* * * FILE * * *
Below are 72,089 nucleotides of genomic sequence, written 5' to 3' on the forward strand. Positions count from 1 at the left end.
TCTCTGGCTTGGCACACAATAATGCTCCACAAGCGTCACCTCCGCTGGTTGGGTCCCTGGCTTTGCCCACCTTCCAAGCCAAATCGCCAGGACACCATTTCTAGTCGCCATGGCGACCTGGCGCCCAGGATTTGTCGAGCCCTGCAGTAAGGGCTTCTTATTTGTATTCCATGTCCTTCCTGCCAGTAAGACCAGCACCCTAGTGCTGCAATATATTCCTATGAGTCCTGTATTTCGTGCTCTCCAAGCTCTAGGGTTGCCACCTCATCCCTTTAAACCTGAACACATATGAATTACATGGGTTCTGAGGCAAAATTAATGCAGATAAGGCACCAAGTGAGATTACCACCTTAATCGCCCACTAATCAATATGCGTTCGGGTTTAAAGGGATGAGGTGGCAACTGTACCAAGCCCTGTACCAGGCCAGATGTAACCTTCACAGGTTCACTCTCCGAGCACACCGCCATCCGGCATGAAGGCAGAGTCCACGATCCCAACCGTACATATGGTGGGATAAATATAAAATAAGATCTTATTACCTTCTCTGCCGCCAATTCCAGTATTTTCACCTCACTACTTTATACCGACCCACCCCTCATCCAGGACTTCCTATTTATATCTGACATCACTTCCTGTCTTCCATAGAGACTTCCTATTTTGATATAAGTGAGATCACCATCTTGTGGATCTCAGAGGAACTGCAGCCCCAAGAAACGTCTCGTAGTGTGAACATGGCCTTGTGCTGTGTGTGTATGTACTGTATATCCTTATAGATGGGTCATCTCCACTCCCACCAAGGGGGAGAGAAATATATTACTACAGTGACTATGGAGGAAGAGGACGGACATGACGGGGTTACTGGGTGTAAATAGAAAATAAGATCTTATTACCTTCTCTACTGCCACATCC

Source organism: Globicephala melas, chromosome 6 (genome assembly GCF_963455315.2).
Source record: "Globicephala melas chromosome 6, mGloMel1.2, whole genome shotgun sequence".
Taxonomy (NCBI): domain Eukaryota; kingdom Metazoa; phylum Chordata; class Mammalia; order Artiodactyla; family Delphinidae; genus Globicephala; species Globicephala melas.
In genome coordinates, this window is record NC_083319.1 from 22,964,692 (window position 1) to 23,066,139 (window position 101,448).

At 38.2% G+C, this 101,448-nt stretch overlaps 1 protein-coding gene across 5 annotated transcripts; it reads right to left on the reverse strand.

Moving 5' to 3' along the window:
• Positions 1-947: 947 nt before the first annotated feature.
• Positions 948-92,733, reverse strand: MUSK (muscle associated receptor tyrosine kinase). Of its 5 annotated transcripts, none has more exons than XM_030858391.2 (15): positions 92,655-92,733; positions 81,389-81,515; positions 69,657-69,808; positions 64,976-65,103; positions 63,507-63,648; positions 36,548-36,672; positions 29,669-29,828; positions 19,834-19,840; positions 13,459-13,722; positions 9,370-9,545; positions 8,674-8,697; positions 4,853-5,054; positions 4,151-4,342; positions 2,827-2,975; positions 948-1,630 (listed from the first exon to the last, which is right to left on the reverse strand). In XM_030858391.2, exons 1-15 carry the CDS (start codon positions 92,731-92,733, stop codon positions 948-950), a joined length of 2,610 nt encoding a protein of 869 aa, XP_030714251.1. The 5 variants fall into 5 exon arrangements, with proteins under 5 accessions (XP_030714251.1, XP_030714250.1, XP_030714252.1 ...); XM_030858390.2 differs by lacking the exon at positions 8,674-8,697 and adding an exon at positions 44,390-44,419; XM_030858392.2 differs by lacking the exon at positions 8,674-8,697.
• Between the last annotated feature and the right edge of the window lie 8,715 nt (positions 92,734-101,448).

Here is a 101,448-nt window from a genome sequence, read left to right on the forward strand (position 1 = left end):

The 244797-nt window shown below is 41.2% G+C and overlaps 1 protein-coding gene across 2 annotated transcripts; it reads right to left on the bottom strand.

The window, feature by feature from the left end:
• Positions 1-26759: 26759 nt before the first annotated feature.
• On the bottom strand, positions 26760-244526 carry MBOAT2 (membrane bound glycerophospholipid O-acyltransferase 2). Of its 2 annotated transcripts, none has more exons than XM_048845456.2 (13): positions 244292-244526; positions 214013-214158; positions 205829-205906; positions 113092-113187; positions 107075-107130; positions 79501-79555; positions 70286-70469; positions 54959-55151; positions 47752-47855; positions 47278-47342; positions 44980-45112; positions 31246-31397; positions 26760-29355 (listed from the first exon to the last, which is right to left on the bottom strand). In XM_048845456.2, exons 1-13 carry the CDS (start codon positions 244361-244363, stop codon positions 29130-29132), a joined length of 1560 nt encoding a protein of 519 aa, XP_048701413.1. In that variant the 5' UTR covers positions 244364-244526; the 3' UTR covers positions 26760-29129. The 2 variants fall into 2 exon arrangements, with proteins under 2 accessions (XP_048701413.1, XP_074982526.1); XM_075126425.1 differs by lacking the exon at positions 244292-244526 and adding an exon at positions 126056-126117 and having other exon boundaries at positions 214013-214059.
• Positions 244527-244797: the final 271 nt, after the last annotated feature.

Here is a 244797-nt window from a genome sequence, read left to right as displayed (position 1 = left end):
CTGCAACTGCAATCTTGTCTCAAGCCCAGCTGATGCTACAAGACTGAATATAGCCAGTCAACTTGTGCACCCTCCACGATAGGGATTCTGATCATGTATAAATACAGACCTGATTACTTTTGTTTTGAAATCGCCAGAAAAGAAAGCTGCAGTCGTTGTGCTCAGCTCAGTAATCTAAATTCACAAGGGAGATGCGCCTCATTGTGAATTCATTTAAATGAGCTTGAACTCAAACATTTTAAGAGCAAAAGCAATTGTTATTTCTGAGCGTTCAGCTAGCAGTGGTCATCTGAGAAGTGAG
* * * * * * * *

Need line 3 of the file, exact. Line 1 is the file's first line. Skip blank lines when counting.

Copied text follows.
Source organism: Globicephala melas, chromosome 6 (genome assembly GCF_963455315.2).